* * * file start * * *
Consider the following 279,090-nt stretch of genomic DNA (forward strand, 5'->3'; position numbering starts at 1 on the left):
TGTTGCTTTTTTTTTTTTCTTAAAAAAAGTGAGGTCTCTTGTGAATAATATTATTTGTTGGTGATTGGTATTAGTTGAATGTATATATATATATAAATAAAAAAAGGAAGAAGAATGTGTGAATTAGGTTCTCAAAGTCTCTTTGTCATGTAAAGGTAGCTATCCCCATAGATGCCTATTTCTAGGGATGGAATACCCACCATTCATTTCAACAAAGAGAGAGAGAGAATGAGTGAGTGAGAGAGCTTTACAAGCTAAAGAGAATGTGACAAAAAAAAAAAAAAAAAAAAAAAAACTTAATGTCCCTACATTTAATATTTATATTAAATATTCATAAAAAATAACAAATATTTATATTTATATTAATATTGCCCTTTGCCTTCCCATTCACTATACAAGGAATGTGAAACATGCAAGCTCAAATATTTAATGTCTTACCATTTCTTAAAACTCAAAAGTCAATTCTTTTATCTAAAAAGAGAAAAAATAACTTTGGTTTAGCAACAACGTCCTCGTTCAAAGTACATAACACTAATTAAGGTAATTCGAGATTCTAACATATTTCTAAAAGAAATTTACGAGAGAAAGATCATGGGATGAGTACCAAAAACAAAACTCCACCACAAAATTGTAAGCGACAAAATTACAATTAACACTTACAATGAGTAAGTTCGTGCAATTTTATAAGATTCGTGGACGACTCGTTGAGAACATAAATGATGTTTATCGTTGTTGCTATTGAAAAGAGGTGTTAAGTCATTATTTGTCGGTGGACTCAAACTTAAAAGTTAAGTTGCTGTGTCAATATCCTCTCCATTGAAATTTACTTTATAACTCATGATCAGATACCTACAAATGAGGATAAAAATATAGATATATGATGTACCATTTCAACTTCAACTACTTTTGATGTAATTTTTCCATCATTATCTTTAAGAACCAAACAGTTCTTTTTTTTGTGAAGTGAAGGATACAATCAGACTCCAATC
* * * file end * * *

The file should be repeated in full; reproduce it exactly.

Consider the following 279,090-nt stretch of genomic DNA (forward strand, 5'->3'; position numbering starts at 1 on the left):
TGTTGCTTTTTTTTTTTTCTTAAAAAAAGTGAGGTCTCTTGTGAATAATATTATTTGTTGGTGATTGGTATTAGTTGAATGTATATATATATATAAATAAAAAAAGGAAGAAGAATGTGTGAATTAGGTTCTCAAAGTCTCTTTGTCATGTAAAGGTAGCTATCCCCATAGATGCCTATTTCTAGGGATGGAATACCCACCATTCATTTCAACAAAGAGAGAGAGAGAATGAGTGAGTGAGAGAGCTTTACAAGCTAAAGAGAATGTGACAAAAAAAAAAAAAAAAAAAAAAAAACTTAATGTCCCTACATTTAATATTTATATTAAATATTCATAAAAAATAACAAATATTTATATTTATATTAATATTGCCCTTTGCCTTCCCATTCACTATACAAGGAATGTGAAACATGCAAGCTCAAATATTTAATGTCTTACCATTTCTTAAAACTCAAAAGTCAATTCTTTTATCTAAAAAGAGAAAAAATAACTTTGGTTTAGCAACAACGTCCTCGTTCAAAGTACATAACACTAATTAAGGTAATTCGAGATTCTAACATATTTCTAAAAGAAATTTACGAGAGAAAGATCATGGGATGAGTACCAAAAACAAAACTCCACCACAAAATTGTAAGCGACAAAATTACAATTAACACTTACAATGAGTAAGTTCGTGCAATTTTATAAGATTCGTGGACGACTCGTTGAGAACATAAATGATGTTTATCGTTGTTGCTATTGAAAAGAGGTGTTAAGTCATTATTTGTCGGTGGACTCAAACTTAAAAGTTAAGTTGCTGTGTCAATATCCTCTCCATTGAAATTTACTTTATAACTCATGATCAGATACCTACAAATGAGGATAAAAATATAGATATATGATGTACCATTTCAACTTCAACTACTTTTGATGTAATTTTTCCATCATTATCTTTAAGAACCAAACAGTTCTTTTTTTTGTGAAGTGAAGGATACAATCAGACTCCAATC